Rape charge blights another career

On tour in the West Indies last year South Africa first encountered a young man with rare talent. A left-arm wrist spinner, like Paul Adams, this young man had (or still has) the makings of a genius.

Like so many West Indians, he is a mix of two, three or even four cultures and his name appears to be a paradox of religions. It is difficult enough finding your identity in such a complex society without having instant fame, notoriety, wealth or expectation thrust upon you.

But that is exactly what happened to Dave Mohammed, a spirited but naive teenager who had played just two first-class matches before he was selected for the West Indies ‘A’ to play against South Africa in Barbados between the second and third Tests. He did OK but the ‘talk’ on the streets was of a world beater.

He had been plucked from ‘nowhere’ and his life suddenly changed. At least, that is the impression we South Africans were given while on tour and there was no reason to disbelieve it.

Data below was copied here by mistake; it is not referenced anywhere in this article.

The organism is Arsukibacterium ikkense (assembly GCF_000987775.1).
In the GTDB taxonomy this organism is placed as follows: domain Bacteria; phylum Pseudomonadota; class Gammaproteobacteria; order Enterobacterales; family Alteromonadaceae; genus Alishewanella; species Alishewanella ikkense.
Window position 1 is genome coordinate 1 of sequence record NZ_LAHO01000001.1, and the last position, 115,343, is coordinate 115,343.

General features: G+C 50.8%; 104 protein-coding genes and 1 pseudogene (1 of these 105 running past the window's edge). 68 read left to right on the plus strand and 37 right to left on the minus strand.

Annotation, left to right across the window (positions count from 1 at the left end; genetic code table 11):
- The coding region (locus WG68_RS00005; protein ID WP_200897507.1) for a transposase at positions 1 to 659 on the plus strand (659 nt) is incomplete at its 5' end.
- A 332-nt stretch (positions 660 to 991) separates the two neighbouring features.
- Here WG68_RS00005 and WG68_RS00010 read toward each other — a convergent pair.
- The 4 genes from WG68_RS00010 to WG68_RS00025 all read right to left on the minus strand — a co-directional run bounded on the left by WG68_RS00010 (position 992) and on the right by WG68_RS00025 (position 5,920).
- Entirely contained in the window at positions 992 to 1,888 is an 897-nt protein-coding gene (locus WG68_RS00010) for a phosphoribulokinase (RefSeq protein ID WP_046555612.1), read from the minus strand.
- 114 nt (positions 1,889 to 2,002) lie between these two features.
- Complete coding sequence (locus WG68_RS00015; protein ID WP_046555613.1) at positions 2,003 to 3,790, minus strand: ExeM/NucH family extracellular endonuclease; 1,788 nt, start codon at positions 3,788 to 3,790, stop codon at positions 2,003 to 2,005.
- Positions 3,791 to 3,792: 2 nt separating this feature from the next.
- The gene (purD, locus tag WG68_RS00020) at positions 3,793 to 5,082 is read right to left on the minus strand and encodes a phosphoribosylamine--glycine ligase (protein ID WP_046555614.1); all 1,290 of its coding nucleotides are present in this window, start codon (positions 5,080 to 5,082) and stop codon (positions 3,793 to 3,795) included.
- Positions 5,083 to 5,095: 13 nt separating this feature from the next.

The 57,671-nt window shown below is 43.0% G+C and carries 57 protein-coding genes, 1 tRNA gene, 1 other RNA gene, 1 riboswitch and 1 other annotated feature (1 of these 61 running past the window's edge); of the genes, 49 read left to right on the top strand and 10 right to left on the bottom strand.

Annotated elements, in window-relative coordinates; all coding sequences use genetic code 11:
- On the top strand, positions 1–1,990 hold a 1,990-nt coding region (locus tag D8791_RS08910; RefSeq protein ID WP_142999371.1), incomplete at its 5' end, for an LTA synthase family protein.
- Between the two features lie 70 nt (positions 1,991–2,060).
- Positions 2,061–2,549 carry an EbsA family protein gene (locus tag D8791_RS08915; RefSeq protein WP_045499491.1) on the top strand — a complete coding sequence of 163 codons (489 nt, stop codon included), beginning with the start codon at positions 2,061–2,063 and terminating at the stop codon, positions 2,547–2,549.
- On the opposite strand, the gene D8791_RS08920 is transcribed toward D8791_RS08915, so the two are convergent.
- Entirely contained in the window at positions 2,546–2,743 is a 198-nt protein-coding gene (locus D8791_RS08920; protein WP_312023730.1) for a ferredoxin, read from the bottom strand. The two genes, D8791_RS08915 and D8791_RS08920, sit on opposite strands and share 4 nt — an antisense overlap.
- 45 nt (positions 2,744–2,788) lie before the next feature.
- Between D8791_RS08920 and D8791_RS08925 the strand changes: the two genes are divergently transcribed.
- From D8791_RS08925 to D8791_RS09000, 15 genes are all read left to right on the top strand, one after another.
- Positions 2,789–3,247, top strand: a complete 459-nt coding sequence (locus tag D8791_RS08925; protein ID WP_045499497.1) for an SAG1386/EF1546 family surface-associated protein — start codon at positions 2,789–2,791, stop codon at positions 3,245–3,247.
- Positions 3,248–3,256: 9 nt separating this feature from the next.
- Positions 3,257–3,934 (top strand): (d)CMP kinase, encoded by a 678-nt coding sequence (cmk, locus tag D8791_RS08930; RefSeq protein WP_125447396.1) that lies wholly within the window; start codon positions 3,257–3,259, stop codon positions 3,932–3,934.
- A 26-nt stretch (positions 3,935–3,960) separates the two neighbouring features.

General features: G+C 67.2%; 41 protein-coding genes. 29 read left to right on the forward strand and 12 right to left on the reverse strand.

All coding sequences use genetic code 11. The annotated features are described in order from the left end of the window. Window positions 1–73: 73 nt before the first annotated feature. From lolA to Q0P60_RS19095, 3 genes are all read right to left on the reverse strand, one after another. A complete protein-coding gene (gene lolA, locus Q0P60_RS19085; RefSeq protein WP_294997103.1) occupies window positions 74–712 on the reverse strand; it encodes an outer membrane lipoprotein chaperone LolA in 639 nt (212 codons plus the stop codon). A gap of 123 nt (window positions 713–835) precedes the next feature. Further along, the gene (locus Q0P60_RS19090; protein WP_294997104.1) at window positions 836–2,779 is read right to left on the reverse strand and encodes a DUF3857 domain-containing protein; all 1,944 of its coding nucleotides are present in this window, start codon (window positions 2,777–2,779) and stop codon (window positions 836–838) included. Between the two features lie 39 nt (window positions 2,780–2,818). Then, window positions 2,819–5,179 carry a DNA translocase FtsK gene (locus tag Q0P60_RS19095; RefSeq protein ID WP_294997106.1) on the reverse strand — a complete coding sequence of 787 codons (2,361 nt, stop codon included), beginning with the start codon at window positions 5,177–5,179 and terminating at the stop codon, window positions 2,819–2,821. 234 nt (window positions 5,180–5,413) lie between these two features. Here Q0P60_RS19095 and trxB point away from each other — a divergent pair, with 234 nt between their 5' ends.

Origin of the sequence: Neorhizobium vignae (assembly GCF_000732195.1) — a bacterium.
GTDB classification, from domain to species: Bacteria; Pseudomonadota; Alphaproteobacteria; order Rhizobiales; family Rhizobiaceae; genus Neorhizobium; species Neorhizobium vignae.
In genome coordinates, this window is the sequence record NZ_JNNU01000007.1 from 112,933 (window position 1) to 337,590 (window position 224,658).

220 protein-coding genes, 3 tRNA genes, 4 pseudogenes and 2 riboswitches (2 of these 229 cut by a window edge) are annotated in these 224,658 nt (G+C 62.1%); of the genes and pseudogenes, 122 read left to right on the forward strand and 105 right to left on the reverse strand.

Just like several South African young stars, a bright start gave way to a couple of indifferent performances but he was inducted into the brand new and highly impressive West Indies Academy in Grenada which is based on the campus of the island’s University.

Mohammed was charged with rape last week.

An 18-year-old with a special sporting talent falling off the straight and narrow, going off the rails, unable to cope with expendable income, ‘fame’ and acclaim. Sound familiar.

The West Indies Cricket Board has appointed a highly paid and highly respected law firm to defend their client. Sound familiar? Mohammed has been released on bail and has been granted permission to return his homeland, Trinidad. Mohammed has maintained innocence of the charge. Sound familiar?

The crime is abhorrent but surely there are lessons the sporting world should have learned by now? Rapid promotion without proper guidance is a recipe for disaster. Fortunately for South African cricket their ‘victim’ of success has undergone a full rehabilitation but what of Mohammed, and the others to come?

And far, far, far more importantly, what about the real victims in these episodes? Perhaps sporting bodies should be held accountable for the behaviour of their juniors.

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